Visiting the wonderful Devshree, a new firm favourite in Rajasthan and the scene of many a fabulous Christmas well spent, I decided to venture out into the local village unaccompanied. I am, afterall, a veteran of India solo travel, I’d been here before, what could possibly go wrong?
Well, here I am with the oldest man in Deogarh village (aged 100) and his youngest son (aged 61). Having invited me to have a photograph with them both, to which I willing agreed, he proceeded to follow me up the street. I stopped to try and figure out why such interest in me and it transpired he wanted to show me around his house, it was, he told me, one of the oldest havelis in the village. Naturally I was intrigued and therfore I politely accepted, as I do. Some people, namely me, just never learn.
I managed to smile and say”Oh, how lovely,” at his courtyard, his bedroom (!), his balcony and its view of the street below. On exiting his bedroom I did a customary, if slightly awkward, “namaste” to his wife, what else could one do as I was taken to see the relatively modern kitchen, nodding somewhat overappreciatively at his wife as she had now decided to join us. I have to admit to my smile slightly waning upon being shown his piece de la resistance, the shared bathroom!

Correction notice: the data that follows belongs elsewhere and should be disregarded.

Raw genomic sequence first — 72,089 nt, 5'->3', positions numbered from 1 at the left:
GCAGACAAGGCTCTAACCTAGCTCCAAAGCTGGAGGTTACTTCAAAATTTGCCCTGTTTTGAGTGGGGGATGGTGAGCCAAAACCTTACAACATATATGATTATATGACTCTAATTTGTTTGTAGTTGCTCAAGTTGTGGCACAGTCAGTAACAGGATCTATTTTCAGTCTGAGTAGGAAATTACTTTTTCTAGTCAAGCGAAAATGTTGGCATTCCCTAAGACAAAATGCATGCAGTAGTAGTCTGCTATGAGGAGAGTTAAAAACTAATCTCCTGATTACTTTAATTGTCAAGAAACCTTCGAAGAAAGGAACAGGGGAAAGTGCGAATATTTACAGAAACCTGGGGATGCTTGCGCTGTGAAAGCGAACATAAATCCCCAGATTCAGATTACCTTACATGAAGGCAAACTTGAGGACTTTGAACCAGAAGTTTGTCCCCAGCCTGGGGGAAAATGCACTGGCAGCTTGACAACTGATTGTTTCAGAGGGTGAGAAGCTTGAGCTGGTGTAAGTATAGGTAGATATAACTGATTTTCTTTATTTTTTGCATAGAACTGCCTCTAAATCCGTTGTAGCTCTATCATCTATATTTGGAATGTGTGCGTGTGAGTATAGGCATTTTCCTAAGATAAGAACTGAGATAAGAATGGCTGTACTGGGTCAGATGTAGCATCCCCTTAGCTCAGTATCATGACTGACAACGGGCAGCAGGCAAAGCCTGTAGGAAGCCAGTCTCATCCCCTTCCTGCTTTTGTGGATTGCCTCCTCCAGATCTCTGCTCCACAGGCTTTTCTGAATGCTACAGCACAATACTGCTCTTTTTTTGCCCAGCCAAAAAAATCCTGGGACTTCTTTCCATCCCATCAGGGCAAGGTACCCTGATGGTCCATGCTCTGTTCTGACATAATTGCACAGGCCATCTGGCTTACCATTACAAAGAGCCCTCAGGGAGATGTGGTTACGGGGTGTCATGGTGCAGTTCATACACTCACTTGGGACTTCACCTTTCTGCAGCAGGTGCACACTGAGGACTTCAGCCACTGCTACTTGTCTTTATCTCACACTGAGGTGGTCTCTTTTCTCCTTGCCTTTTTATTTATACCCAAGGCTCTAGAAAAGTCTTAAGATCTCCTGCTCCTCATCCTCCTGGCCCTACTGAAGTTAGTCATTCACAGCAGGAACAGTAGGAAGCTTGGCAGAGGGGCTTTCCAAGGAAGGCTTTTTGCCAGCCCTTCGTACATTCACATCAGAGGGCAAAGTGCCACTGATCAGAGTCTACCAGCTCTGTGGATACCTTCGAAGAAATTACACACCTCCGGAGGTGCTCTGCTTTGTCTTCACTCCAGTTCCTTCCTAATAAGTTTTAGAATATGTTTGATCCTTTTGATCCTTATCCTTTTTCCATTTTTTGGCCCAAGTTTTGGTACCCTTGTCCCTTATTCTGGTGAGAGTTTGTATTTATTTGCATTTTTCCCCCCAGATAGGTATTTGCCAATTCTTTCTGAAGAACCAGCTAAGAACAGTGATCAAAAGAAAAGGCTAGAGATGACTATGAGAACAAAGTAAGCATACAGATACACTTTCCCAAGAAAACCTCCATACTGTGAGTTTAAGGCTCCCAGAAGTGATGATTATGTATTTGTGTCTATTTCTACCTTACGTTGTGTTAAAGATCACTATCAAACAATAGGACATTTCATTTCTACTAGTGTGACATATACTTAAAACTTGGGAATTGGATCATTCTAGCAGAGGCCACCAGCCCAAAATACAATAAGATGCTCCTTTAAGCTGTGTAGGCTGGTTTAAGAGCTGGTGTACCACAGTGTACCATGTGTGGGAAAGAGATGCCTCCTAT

Surely now I was done? But no…… He then proudly announced “Son’s room, just married,” and without so much as a knock, he pushed me through the door. There, under the blanket, like a rabbit caught in the head lights, cowered his son (fortunately alone). Before I could even begin to think how to react, Dad placed a plastic chair at the foot of the bed, virtually forced me into it and insisted his son handed me a biscuit from the packet at the side of the bed. He grabbed the packet and nervously proferred one to me. I took it, they were Good Day’s afterall, my favourite Indian biscuit brand. I thanked him for his hospitality and figured I really did need to get out of there when mum arrived with chai. Dad stood grinning like the cat that’s got the cream, saying, “Yes yes, good good, now talk – he speak English.’
To this day, I am not sure who was more mortified!